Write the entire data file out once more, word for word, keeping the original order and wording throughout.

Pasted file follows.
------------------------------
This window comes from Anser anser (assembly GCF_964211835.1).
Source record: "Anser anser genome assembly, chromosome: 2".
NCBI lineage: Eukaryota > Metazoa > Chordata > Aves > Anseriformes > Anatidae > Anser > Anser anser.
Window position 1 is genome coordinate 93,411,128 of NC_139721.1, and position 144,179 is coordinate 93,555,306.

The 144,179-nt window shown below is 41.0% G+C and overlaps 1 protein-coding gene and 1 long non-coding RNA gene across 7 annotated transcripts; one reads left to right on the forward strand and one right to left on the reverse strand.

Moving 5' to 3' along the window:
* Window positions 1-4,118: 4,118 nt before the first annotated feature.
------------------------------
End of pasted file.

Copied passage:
This window comes from Anser anser (assembly GCF_964211835.1).
Source record: "Anser anser genome assembly, chromosome: 2".
NCBI lineage: Eukaryota > Metazoa > Chordata > Aves > Anseriformes > Anatidae > Anser > Anser anser.
Window position 1 is genome coordinate 93,411,128 of NC_139721.1, and position 144,179 is coordinate 93,555,306.

The 144,179-nt window shown below is 41.0% G+C and overlaps 1 protein-coding gene and 1 long non-coding RNA gene across 7 annotated transcripts; one reads left to right on the forward strand and one right to left on the reverse strand.

Moving 5' to 3' along the window:
* Window positions 1-4,118: 4,118 nt before the first annotated feature.